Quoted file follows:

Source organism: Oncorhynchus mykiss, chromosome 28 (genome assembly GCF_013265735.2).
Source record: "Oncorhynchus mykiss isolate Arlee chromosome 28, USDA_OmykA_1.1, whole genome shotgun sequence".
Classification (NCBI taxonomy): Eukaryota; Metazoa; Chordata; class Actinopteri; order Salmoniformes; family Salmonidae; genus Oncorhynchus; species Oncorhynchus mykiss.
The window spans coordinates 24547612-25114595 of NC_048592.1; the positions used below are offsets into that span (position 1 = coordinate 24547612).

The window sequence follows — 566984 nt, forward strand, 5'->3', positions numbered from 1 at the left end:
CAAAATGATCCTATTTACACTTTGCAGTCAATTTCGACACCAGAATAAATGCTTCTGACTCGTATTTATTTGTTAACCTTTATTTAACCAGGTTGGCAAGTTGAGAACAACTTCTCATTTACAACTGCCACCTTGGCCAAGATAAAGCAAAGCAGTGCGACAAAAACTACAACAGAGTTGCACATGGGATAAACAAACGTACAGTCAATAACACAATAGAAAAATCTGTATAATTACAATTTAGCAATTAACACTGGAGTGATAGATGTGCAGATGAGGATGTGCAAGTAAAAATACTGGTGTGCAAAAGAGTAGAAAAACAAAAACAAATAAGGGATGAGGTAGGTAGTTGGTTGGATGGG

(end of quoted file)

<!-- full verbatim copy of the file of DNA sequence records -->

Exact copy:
Source organism: Oncorhynchus mykiss, chromosome 28 (genome assembly GCF_013265735.2).
Source record: "Oncorhynchus mykiss isolate Arlee chromosome 28, USDA_OmykA_1.1, whole genome shotgun sequence".
Classification (NCBI taxonomy): Eukaryota; Metazoa; Chordata; class Actinopteri; order Salmoniformes; family Salmonidae; genus Oncorhynchus; species Oncorhynchus mykiss.
The window spans coordinates 24547612-25114595 of NC_048592.1; the positions used below are offsets into that span (position 1 = coordinate 24547612).

The window sequence follows — 566984 nt, forward strand, 5'->3', positions numbered from 1 at the left end:
CAAAATGATCCTATTTACACTTTGCAGTCAATTTCGACACCAGAATAAATGCTTCTGACTCGTATTTATTTGTTAACCTTTATTTAACCAGGTTGGCAAGTTGAGAACAACTTCTCATTTACAACTGCCACCTTGGCCAAGATAAAGCAAAGCAGTGCGACAAAAACTACAACAGAGTTGCACATGGGATAAACAAACGTACAGTCAATAACACAATAGAAAAATCTGTATAATTACAATTTAGCAATTAACACTGGAGTGATAGATGTGCAGATGAGGATGTGCAAGTAAAAATACTGGTGTGCAAAAGAGTAGAAAAACAAAAACAAATAAGGGATGAGGTAGGTAGTTGGTTGGATGGG